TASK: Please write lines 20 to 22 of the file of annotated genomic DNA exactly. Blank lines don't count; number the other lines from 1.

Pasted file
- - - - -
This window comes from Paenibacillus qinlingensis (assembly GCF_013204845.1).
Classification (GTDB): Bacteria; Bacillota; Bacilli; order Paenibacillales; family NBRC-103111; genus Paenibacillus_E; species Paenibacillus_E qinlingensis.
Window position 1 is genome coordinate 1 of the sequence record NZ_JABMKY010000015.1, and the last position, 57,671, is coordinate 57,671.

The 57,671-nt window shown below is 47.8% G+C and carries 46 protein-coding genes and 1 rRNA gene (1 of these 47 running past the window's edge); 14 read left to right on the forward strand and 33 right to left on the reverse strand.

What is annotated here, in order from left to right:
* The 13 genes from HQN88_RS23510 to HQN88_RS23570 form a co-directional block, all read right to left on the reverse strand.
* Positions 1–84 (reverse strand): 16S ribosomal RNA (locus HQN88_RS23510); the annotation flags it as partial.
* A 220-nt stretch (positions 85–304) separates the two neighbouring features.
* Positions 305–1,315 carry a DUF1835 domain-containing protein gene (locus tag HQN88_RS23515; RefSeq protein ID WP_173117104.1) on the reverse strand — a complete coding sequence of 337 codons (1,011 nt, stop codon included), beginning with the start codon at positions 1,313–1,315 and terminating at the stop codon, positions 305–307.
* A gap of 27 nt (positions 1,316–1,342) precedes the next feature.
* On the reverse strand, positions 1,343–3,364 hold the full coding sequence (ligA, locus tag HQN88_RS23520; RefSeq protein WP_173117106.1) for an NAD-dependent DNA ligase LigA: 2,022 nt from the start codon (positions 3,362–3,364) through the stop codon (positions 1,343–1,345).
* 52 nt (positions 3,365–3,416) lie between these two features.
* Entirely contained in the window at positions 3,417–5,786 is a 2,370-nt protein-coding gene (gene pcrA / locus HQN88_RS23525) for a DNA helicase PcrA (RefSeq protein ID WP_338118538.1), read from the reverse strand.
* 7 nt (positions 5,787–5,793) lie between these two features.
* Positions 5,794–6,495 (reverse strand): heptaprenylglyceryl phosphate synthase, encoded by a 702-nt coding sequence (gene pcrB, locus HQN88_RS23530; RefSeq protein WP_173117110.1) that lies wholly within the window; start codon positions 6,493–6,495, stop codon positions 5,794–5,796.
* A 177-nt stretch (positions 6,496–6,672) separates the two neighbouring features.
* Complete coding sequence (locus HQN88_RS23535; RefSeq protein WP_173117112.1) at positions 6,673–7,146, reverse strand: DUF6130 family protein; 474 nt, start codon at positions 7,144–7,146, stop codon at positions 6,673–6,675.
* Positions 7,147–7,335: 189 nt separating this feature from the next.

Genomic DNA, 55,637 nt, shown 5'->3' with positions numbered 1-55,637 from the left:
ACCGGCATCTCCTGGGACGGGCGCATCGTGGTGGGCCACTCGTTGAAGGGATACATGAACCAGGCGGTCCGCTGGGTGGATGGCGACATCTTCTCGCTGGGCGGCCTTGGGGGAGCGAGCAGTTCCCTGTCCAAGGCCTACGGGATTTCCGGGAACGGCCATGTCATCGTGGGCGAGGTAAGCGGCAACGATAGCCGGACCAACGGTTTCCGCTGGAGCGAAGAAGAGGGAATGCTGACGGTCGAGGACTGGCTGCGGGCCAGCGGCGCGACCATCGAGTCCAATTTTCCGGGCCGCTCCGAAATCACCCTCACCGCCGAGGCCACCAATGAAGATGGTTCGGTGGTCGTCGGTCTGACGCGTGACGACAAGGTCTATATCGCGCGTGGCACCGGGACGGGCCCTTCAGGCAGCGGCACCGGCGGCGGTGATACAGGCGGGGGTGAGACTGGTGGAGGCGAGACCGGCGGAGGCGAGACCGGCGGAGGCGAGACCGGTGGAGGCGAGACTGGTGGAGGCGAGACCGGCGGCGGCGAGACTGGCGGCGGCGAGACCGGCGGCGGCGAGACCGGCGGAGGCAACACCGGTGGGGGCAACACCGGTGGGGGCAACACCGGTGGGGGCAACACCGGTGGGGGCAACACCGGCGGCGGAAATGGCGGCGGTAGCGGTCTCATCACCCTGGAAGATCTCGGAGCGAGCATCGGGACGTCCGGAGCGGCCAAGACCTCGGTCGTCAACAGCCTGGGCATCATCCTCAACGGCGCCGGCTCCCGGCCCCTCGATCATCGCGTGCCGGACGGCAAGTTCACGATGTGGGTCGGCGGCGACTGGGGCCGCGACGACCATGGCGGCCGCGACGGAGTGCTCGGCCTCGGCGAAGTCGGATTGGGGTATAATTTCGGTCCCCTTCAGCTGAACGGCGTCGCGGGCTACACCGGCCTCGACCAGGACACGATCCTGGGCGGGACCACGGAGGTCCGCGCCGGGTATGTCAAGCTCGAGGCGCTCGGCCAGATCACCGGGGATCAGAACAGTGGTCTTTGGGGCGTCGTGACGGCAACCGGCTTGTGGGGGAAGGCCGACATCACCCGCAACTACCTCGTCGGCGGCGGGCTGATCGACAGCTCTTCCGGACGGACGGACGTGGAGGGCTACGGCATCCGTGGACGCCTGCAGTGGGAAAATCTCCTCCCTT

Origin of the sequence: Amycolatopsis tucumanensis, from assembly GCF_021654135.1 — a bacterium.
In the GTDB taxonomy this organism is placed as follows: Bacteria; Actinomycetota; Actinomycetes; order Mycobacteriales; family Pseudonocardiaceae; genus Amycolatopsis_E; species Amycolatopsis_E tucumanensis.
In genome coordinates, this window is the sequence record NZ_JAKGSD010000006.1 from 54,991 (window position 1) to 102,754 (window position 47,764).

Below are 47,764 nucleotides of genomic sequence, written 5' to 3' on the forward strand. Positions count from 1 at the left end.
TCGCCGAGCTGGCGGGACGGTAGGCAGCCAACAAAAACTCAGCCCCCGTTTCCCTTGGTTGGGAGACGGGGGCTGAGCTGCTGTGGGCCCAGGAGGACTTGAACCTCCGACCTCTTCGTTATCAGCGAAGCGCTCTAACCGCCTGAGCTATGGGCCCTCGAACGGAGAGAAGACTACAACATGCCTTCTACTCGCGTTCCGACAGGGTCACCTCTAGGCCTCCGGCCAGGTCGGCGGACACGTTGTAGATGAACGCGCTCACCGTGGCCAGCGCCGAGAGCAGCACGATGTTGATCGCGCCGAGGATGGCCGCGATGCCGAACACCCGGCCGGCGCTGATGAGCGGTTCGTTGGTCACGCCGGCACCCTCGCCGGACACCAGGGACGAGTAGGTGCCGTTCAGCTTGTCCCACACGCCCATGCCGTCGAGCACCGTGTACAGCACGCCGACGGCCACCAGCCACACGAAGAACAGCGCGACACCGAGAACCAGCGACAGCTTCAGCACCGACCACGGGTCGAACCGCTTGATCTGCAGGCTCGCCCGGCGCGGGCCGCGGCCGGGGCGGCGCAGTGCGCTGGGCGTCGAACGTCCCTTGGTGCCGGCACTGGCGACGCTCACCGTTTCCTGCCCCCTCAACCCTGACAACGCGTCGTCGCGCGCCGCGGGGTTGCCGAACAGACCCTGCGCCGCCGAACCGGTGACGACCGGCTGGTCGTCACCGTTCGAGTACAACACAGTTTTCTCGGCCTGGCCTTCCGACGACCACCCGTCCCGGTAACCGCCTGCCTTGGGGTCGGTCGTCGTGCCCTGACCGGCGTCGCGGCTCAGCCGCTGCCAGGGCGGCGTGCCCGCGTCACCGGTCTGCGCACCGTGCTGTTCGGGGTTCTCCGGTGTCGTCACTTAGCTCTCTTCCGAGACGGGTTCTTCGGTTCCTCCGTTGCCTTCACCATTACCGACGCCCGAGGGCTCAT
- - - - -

ACCGGCATCTCCTGGGACGGGCGCATCGTGGTGGGCCACTCGTTGAAGGGATACATGAACCAGGCGGTCCGCTGGGTGGATGGCGACATCTTCTCGCTGGGCGGCCTTGGGGGAGCGAGCAGTTCCCTGTCCAAGGCCTACGGGATTTCCGGGAACGGCCATGTCATCGTGGGCGAGGTAAGCGGCAACGATAGCCGGACCAACGGTTTCCGCTGGAGCGAAGAAGAGGGAATGCTGACGGTCGAGGACTGGCTGCGGGCCAGCGGCGCGACCATCGAGTCCAATTTTCCGGGCCGCTCCGAAATCACCCTCACCGCCGAGGCCACCAATGAAGATGGTTCGGTGGTCGTCGGTCTGACGCGTGACGACAAGGTCTATATCGCGCGTGGCACCGGGACGGGCCCTTCAGGCAGCGGCACCGGCGGCGGTGATACAGGCGGGGGTGAGACTGGTGGAGGCGAGACCGGCGGAGGCGAGACCGGCGGAGGCGAGACCGGTGGAGGCGAGACTGGTGGAGGCGAGACCGGCGGCGGCGAGACTGGCGGCGGCGAGACCGGCGGCGGCGAGACCGGCGGAGGCAACACCGGTGGGGGCAACACCGGTGGGGGCAACACCGGTGGGGGCAACACCGGTGGGGGCAACACCGGCGGCGGAAATGGCGGCGGTAGCGGTCTCATCACCCTGGAAGATCTCGGAGCGAGCATCGGGACGTCCGGAGCGGCCAAGACCTCGGTCGTCAACAGCCTGGGCATCATCCTCAACGGCGCCGGCTCCCGGCCCCTCGATCATCGCGTGCCGGACGGCAAGTTCACGATGTGGGTCGGCGGCGACTGGGGCCGCGACGACCATGGCGGCCGCGACGGAGTGCTCGGCCTCGGCGAAGTCGGATTGGGGTATAATTTCGGTCCCCTTCAGCTGAACGGCGTCGCGGGCTACACCGGCCTCGACCAGGACACGATCCTGGGCGGGACCACGGAGGTCCGCGCCGGGTATGTCAAGCTCGAGGCGCTCGGCCAGATCACCGGGGATCAGAACAGTGGTCTTTGGGGCGTCGTGACGGCAACCGGCTTGTGGGGGAAGGCCGACATCACCCGCAACTACCTCGTCGGCGGCGGGCTGATCGACAGCTCTTCCGGACGGACGGACGTGGAGGGCTACGGCATCCGTGGACGCCTGCAGTGGGAAAATCTCCTCCCTT

Origin of the sequence: Amycolatopsis tucumanensis, from assembly GCF_021654135.1 — a bacterium.
In the GTDB taxonomy this organism is placed as follows: Bacteria; Actinomycetota; Actinomycetes; order Mycobacteriales; family Pseudonocardiaceae; genus Amycolatopsis_E; species Amycolatopsis_E tucumanensis.